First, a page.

There may be three causes of improper functioning of your digestive system.

• First, your system may be lacking in enzymes necessary for proper digestion. This is especially prevalent in older people. To remedy this problem take 2-4 tablets of digestive enzymes with each meal.

• An imbalance of good and bad bacteria in your gut, as mentioned above. Take a probiotic supplement that contains good bacteria like acidophilus and bifidus.

• A second problem may be the lack of enough hydrochloric acid, the production of which declines with age. To remedy this, take a tablespoon of apple cider vinegar before each meal. Another way to get the necessary hydrochloric acid is to take 10 grains of betaine or pepsin tablets before each meal to aid digestion.

Detoxification of your bowels is another important step to take as many health problems are caused by poor bowel functions. For instance, constipation may be the cause of your bad breath. Putrefied food may be stuck in your intestines and give off noxious gas. Many people who are constipated don't drink enough water. For optimum health, drink eight 8 ounce glasses of water a day.

Another important thing to do is eat plenty of fiber. Eating several servings of yogurt with live cultures will help regain a balanced intestinal flora and get the bowel to function the way it should. This will help the constipation problem and get your intestines working properly. Or, you may not realize specifically that you have a bowel problem, so it is important to cleanse the bowel to eliminate this as a possible source. If you have a tendency to over eat your stomach's digestive enzymes may not be able to complete the digestion process and gas may be emanating from the intestines.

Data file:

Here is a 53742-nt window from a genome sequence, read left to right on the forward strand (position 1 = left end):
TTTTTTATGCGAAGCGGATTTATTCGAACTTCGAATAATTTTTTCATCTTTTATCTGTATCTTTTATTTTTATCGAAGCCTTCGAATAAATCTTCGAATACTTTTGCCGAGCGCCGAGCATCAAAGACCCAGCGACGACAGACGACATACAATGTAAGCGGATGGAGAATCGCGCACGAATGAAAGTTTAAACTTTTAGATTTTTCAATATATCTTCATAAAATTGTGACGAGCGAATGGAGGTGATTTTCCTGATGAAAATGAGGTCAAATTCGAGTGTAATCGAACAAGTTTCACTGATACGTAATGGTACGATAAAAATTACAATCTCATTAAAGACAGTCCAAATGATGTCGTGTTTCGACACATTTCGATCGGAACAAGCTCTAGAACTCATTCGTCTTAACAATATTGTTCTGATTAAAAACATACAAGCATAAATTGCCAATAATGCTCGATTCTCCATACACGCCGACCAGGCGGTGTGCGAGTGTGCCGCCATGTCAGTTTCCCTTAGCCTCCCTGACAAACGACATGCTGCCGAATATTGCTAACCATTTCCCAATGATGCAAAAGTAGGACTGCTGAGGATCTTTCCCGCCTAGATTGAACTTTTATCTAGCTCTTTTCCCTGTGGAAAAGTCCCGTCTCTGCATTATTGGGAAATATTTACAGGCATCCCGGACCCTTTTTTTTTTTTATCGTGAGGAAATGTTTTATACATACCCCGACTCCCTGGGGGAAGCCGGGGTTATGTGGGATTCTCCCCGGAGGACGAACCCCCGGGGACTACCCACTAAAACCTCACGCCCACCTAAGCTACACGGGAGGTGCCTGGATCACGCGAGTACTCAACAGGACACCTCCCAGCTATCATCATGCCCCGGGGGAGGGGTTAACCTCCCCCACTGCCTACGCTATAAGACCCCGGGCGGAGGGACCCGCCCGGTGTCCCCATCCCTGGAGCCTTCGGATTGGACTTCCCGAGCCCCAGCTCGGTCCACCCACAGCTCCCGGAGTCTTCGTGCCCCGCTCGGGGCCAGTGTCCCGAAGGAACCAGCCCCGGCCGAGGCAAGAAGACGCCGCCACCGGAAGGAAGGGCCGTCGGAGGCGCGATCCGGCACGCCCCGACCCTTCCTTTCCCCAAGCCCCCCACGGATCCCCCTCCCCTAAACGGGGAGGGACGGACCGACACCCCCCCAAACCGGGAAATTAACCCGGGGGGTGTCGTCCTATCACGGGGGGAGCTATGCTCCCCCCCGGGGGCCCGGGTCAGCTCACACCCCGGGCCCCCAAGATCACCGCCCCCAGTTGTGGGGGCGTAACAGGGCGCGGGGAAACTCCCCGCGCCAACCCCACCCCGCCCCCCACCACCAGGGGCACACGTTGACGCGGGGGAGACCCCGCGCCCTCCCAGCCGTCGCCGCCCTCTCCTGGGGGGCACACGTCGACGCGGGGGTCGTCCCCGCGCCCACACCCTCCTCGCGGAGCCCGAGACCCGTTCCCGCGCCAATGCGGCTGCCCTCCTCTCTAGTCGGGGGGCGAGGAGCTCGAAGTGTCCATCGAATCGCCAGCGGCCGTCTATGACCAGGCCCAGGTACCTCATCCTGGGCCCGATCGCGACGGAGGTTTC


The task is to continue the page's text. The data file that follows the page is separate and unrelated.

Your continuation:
In some cases a deficiency of vitamin B6 is the cause. Since B6 is not plentiful in foods, this deficiency occurs frequently.

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Apple cider vinegar Take a tablespoon of apple cider vinegar just before each meal. You may want to take it in a glass of water. This will aid your digestion.

Baking soda Brushing your teeth with baking soda (or a paste made with hydrogen peroxide) will help reduce the acidity in your mouth and make a less-friendly environment for the bacteria to grow.

Charcoal Take 5 gm. daily of activated charcoal to cleanse the stomach and intestines. Charcoal absorbs toxins and is a natural purifier.

Hydrogen peroxide The sinuses can become infected and cause bad breath. If this is your problem, the best treatment is using hydrogen peroxide (H2O2). Use the drugstore variety, which is three percent, dilute it 50% with water and put five to ten drops in each nostril and sniff vigorously. It may burn a little. Do this twice daily and see if it helps. If it doesn't, your sinuses are not the problem.

Water, salt Gargling with salt water will help clean out bacteria, mucus and food particles on your tonsils or the back of your throat that may be causing your bad breath.


Alfalfa tablets may help eliminate bad breath.

Anise Chew anise, cardamom, dill or fennel seeds to help mask odors. Anise, the licorice-flavored seed, kills the bacteria that cause odor.